Need some help on choosing brushes for a beginning casual painter
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Thread: Need some help on choosing brushes for a beginning casual painter

  1. #1

    Default Need some help on choosing brushes for a beginning casual painter

    Could really use some help on this as I'm still stumped! Let me start by saying I'm not really looking to get into the hobby as much as just add some color to the minis I would use for my characters in D&D. However I did just recently get a Hero Forge mini of my first character and would like it to look as nice as possible, so more than just $.50 brushes and craft paint from Michael's.
    The brushes that seem to be recommended the most are the Winsor & Newton Series 7 brushes, then other Kolinsky Sable brushes after that (DaVinci, Raphael, Rosemary & Co), but they are all fairly pricey and are usually recommended to people actually wanting to get into the hobby. I'm just looking to paint the small handful minis I'm actually going to play with.
    With that in mind, what brushes should I be looking for? Any recommendations on brands, medium, or material? What works best for what stage? I've heard synthetic is good for base coating, but will it leave paint strokes? Or if some do and some don't, which ones don't?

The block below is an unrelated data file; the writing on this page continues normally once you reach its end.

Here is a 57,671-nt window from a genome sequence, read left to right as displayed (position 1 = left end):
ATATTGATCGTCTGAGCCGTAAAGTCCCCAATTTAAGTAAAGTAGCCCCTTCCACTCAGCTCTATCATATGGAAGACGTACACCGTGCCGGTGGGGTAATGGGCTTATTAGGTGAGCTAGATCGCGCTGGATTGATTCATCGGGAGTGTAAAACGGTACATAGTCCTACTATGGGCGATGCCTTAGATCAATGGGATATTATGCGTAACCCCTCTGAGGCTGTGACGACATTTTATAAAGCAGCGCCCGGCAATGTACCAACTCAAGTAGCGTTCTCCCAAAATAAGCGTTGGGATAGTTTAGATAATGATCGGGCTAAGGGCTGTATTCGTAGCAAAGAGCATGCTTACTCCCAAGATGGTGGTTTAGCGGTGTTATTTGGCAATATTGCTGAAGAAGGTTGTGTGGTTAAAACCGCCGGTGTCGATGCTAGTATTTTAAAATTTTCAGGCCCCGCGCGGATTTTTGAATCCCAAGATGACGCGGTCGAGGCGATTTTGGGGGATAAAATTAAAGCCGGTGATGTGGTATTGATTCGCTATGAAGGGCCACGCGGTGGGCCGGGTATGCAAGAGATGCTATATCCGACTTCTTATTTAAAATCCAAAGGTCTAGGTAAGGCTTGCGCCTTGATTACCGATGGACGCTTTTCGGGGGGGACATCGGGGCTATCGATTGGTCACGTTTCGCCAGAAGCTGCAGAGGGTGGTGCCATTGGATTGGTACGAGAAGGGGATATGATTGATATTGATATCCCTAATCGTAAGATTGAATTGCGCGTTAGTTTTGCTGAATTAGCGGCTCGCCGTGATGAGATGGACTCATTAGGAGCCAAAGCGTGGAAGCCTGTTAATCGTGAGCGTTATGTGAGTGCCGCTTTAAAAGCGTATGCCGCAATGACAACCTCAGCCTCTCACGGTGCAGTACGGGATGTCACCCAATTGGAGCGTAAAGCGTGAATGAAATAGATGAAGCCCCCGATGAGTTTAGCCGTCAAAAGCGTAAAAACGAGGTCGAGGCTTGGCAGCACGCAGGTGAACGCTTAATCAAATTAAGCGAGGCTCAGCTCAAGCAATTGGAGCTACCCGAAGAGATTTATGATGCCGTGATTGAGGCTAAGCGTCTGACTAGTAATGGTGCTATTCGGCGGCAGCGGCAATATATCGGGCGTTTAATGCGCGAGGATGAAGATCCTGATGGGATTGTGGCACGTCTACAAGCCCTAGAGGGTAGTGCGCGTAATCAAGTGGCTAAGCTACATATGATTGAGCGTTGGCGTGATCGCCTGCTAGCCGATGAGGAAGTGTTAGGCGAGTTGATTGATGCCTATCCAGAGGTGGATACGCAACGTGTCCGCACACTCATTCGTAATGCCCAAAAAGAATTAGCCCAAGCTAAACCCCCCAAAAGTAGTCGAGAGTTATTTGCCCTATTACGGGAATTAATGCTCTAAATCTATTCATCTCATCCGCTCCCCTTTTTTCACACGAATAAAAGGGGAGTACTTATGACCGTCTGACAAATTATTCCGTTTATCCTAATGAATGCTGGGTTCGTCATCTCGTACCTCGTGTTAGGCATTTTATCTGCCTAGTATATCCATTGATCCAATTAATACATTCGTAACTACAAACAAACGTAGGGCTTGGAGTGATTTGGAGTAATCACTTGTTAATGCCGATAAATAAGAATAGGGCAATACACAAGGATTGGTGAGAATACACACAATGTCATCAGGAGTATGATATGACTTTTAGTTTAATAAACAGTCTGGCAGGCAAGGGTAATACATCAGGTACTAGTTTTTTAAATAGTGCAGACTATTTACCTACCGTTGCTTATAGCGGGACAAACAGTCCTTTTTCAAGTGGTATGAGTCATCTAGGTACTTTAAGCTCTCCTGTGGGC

Any help or advice would be greatly appreciated. I've been looking into this for a couple of weeks now and I'm still completely stumped!

  2. #2
    Senior Member Ghool's Avatar
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    Windsor & Newton Cotman Series Watercolour brushes should suit your purposes just fine.
    They are a synthetic, but very soft, don't curly much at the tip, and hold an sharp point.
    And they're cheap - $5 a brush.

    Alternately, if you want to remain with a kolinsky sable, try out Rosemary & Co. They are reasonably priced and not bad quality.
    You'll get more mileage out of the Cotmans though.
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  3. #3


    Man I got ripped off! My Cotman cost me $23.00 from an art supplies store, although there in Aust. I do want to second that they are great brushes. Good results. Work on for ages.
    Last edited by bullfrog; 02-10-2018 at 12:15 AM.

  4. #4


    My locale Michael's craft store has these obviously-meant-for-pre-schoolers brush sets, and some of them actually make great minis brushes. You typically get five to a pack, and three of them are useful sizes for minis. Since the whole pack costs about 3$, it's still a great price. Using them teaches several lessons I'm finding useful. They've been pushing me to use larger brushes and focus on the tip, using the back of the brush as a resevoir - always a good technique to have. Since they're less than a buck each, and the quality is a mixed bag, you've got no compunctions against trimming the bristles with your beard scissors to get the shape right - another technique worth picking up early. And since they're so darn cheap, as soon as they're quality starts to decay, it's psychologically easy to bin them and grab a fresh brush whose tip is still good.